Open Communication, Mentors and Video Can Lift First-Year Retention

In a recent survey of organizations by GrowthZone, only 11% of respondents said their first-year member renewal rate increased in the past year, whereas 26% said it went down; 61% said it remained about the same.

To hold onto new members after that first year, organizations need to demonstrate value as quickly as possible, says Amy Gitchell, senior marketing communications specialist at GrowthZone, in an article on Associations Now. “It’s extremely important that new members understand the value you bring to their lives. In the survey, organizations whose members recognized their value proposition reported higher renewal rates overall.”

The International Coach Federation puts on a live webinar for onboarding to introduce new members/subscribers to key benefits and services. The ICF has found that this type of early engagement boosts first-year retention. “Videoconferencing helps our large organization feel smaller and more personal,” says Don Whittle, director of member experience. “Our members value that personal touch, and it helps make our global community feel much more tangible.”

For new members who can’t view the webinar live, ICF posts a video recording of the conversation to their website. ICF also uses the webinars as an opportunity to explain their credential to new members. That has led to a 39% increase in first-year members applying for the credential.

Here are retention ideas, some from MemberClicks, and more examples:

Keep the communications flowing. I’ve seen many organizations that talk about the importance of that initial welcome kit and outreach, but then they skip to a six-month check-in, nine-month update and then renewals. That’s probably too big a gap. “[Organizations] kind of drop off the radar and leave it up to their new members to get involved (which often, doesn’t actually happen).” Preferred is to see an automated email marketing campaign targeting your new members exclusively with event and benefit reminders, committees or groups they can join, audience surveys and special discount codes just for them.

Send a series of welcome emails. HCPro’s Credentialing Resource Center ran a 10-email welcome series in support of a new website. The emails were triggered when someone purchased membership. The focus of the emails varied each week from “Need help navigating?” and “Visit our FAQ page” to “Access the CRC member forums” and “Take $100 off the upcoming CRC Symposium.”

Organize new-member-only events, live or virtual. Another group here allows new members to come free to Pre-Conference workshops if they’ve signed up for the conference. The idea is to make them feel comfortable and engaged.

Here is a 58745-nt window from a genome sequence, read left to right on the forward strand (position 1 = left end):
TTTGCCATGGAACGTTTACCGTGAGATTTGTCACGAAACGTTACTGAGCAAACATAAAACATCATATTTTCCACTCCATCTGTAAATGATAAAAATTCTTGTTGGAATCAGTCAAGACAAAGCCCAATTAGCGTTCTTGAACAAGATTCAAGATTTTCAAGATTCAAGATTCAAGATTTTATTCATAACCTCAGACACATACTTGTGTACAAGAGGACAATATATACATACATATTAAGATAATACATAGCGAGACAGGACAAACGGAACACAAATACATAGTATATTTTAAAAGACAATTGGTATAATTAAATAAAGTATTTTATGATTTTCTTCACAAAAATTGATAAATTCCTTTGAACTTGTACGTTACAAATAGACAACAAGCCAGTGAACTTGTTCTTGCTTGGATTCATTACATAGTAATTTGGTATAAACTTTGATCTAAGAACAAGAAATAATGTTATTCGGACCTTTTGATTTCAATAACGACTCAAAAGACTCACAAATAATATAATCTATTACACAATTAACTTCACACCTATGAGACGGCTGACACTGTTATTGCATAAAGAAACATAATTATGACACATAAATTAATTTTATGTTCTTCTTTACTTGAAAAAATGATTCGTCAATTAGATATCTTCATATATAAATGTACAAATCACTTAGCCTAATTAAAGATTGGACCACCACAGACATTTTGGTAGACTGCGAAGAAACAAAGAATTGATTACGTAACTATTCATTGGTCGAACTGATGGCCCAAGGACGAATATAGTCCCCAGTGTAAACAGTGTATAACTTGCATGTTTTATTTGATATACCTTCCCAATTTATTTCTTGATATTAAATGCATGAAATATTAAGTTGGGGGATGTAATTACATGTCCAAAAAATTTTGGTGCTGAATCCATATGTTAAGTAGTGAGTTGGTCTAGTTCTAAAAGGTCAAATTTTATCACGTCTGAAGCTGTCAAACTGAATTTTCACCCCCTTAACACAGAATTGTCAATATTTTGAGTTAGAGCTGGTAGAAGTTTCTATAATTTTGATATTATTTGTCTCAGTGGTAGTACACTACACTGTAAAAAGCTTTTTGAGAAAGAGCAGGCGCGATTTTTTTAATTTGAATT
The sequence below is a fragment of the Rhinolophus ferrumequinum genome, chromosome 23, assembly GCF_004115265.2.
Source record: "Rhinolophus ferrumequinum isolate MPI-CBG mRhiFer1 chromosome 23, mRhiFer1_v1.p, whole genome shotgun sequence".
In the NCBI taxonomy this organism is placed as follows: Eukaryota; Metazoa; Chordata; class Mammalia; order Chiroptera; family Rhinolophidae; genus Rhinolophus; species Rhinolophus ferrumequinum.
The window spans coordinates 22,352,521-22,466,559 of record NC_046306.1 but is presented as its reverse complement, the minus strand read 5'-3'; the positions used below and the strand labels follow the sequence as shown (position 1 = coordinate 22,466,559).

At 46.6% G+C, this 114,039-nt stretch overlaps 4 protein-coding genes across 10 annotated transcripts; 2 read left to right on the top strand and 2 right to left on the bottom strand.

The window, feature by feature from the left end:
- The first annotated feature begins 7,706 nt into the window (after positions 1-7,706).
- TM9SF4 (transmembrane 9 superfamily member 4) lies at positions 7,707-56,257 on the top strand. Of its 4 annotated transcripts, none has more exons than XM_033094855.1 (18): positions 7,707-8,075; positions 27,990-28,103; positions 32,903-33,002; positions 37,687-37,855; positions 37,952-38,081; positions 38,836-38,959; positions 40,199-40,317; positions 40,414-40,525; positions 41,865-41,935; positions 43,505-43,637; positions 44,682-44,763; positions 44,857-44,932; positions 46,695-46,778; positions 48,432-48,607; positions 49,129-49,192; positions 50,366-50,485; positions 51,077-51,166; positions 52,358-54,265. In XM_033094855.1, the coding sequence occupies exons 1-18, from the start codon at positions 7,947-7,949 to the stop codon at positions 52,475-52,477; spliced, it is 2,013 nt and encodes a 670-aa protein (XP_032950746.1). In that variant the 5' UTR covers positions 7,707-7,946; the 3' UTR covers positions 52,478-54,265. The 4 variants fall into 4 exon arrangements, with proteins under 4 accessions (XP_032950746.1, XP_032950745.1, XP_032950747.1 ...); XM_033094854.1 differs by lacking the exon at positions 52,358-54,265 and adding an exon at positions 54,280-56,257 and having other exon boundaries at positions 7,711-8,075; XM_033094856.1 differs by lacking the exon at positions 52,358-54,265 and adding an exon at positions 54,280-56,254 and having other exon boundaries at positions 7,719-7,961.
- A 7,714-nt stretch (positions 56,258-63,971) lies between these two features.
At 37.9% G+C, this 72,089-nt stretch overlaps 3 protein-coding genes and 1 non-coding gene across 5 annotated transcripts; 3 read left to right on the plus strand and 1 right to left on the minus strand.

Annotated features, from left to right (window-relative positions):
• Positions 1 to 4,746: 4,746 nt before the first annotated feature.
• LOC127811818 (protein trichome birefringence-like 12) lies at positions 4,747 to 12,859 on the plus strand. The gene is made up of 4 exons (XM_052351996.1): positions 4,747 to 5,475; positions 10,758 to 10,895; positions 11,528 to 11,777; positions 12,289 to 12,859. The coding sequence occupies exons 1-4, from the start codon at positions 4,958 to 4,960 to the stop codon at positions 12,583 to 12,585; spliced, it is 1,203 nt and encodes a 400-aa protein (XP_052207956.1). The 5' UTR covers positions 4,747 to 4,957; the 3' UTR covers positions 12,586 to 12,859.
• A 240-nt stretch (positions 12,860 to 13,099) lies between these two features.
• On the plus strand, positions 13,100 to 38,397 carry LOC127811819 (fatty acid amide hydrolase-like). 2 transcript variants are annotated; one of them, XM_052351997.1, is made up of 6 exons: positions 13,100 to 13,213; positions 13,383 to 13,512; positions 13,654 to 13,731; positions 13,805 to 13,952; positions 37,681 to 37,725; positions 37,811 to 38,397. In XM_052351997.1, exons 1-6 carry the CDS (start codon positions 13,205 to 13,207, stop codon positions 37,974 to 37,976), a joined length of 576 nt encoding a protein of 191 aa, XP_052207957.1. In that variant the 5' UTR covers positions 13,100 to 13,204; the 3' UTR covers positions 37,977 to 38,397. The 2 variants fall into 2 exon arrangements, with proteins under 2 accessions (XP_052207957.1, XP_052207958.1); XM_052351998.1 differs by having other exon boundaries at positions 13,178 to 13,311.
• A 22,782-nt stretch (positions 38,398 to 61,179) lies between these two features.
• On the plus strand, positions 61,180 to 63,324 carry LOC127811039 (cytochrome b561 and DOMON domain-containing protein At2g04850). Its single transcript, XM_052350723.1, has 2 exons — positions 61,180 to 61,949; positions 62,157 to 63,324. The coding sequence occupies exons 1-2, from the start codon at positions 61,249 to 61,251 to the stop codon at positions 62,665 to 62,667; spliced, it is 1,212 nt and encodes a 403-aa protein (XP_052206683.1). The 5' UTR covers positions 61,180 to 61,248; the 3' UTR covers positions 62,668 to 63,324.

Remind users of their password. When Pro Farmer asked their audience if they would recommend the company to others, the answer included an open text opportunity so Pro Farmer got more information—specifically what might be most valuable and what might be lacking. “Our survey resulted in multiple concerns from text responses about user log-ins and passwords to the websites,” said Joe May, marketing director. “So what we did was proactively remind our users the basics—how to reset their password; how to set their browser to remember their credentials so they don’t have to enter it every single time.” And that email could then include other reminders.

Pair them with a mentor. If you can craft an experienced member/new member mentoring program where meetings/calls are scheduled but don’t become overwhelming, then that can be very successful. “If you have an online social community (or some kind of members-only forum), consider setting up a channel where interested parties (both on the mentor and mentee side) can go. That way, you’re helping to facilitate the process, but you’re not solely responsible for it.)”

Organize short-term mentoring opportunities. We’ve definitely done this at SIPA before—pair “newbies” with veterans at the SIPA Annual Conference. “By reducing the time commitment needed to fulfill this role, you’ll likely see interest in participation rise.”

Ask for feedback. “It’s imperative that you ask your new members for feedback, ideally around the six-month mark of their membership.” I would say even before that—maybe four months. By then you should get a good idea if they are engaged and what needs to be done.

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